Processing payroll for employees in different countries is a real challenge for businesses, which is why many organizations opt to outsource payroll to a local payroll provider after setting up a legal entity under which the employees are hired.
However, setting up and managing payroll in a different market doesn’t always require setting up a legal entity. A non-residential payroll is a way of managing payroll for employees in a different country without a local legal entity.
But what exactly is a non-residential payroll? How does it work? And what are the challenges and limitations of this payroll model?
Non-residential payroll is when a business runs payroll for employees in a different country under the status of a non-resident employer, also known as Foreign Employer (FE). A non-resident employer is an organization that operates in a foreign market without having a permanent establishment in said country, which means that there is no legal entity.
In a traditional understanding, a non-resident employer works with non-resident employees. Whether or not it is possible to hire new employees in the target market and process payroll as a non-resident employer depends on many different factors, including the scope of the existing tax treaties between the target-market country and the country where the foreign business has its headquarters.
A resident payroll is a payroll that is run by an organization that is officially registered and has a legal entity in the country where the payroll is processed. A non-resident payroll, on the other hand, is a payroll that is processed by a foreign organization that has no official address nor a legal entity in the payroll country where the employees are based.
Depending on the tax treaty between the employer’s domestic country and the target country, non-resident employers may be freed from the obligation to withhold payroll taxes from wages and salaries paid to qualifying non-resident employees.
When hiring local employees, however, the business needs to set up a non-residential payroll to fulfill its withholding obligations. The set-up process for non-residential payroll mainly includes:
Registration as a non-resident employer with the local authorities in the target country, which is usually done in the form of a special-purpose entity
Registration of the local employees with the necessary tax and social security authorities
Setting up the necessary payroll processes and infrastructure to issue payments to local employees and authorities
Contracting a local payroll service provider for tax representation and legal advice—if needed
Setting up and running a non-residential payroll allows businesses to save a lot of time and money compared to establishing a local legal entity. However, there are several challenges and limitations linked to the non-resident employer model. They include:
Permanent establishment risk: Registering as a non-resident employer is not possible for businesses that intend to hire a large number of employees in the target market or want to engage in revenue-generating activities since this could lead to the business being classified as a permanent establishment, thus becoming liable for paying corporate income tax.
Geographic limitations: The option of registering as a non-resident employer without permanent establishment is usually only feasible in cases where there is a tax treaty in place between the employer’s domestic country and the target country or in a geographic region that is characterized by an advanced level of cooperation between countries (e. g. within the European Union).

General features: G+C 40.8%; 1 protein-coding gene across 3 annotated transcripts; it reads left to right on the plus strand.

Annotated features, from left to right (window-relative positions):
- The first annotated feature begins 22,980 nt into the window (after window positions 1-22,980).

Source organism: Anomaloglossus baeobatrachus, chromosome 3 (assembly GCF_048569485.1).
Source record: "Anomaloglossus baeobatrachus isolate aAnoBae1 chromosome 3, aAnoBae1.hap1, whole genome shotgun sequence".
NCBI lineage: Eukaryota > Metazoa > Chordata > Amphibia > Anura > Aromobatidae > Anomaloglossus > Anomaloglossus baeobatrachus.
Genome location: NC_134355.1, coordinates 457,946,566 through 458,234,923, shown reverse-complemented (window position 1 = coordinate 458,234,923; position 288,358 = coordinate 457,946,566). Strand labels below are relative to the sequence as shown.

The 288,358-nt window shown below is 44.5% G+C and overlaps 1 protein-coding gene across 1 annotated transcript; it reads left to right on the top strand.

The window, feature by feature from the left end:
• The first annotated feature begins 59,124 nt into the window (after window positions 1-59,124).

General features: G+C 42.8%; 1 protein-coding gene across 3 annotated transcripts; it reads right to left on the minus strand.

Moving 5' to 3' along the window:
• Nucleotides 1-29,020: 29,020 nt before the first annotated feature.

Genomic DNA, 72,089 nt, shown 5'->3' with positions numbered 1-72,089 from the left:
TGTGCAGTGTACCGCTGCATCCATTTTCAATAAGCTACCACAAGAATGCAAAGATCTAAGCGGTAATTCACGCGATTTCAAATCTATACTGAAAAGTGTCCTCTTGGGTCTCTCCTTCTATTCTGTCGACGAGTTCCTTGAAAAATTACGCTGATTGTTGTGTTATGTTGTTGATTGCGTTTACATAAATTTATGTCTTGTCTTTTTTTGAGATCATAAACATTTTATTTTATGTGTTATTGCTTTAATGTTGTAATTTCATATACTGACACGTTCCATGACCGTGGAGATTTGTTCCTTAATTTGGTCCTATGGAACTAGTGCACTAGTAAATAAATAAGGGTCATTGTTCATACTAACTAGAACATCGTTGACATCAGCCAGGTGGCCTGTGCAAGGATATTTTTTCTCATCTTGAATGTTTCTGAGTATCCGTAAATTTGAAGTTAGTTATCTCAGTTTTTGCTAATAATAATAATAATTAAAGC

Compliance concerns: Processing payroll in a foreign country as a non-resident employer exposes the business to several compliance risks. In order to mitigate risks and ensure payroll compliance throughout the entire process, foreign organizations need in-depth local payroll and tax knowledge.
Difficult tax reporting: Currency conversions (e. g. if employee wages are paid in different currencies) can affect tax reporting which then becomes more difficult. Liaising with local tax authorities can also be more complicated and time-consuming than usual due to language barriers.
If registering as a non-resident employer isn’t possible, there are two alternative ways for a foreign organization to hire employees and process payroll in a new market. These alternative options are:
There’s always the possibility of taking the traditional route which is establishing a local legal entity under which the employees are then hired and which serves as the official employer for payroll purposes.
Fully operational with regard to business activities
Legal status is clear
No limitations regarding the number of local employees that can be hired
Support from a local payroll provider may still be required
Using an Employer of Record (EOR) is a popular way to hire talent abroad without opening an entity. An Employer of Record is a service provider that specializes in hiring employees on behalf of a client business. Since the EOR becomes the employee’s officially registered employer, the client business doesn’t have to open up a legal entity in the employee’s country of residence. The services of an EOR range from processing payroll to fulfilling other administrative tasks like employee registration as well as general HR tasks.
No legal entity needed
Quick set-up process
Covers payroll processing as well as other HR and administrative tasks
Mitigates compliance risks
Not suitable for hiring a large number of employees
No complete protection against permanent establishment risks
The Lano Academy is for informational purposes only and should not be construed as legal advice. Lano Software GmbH disclaims any liability for any actions you take or refrain from taking based on the content contained in this article.
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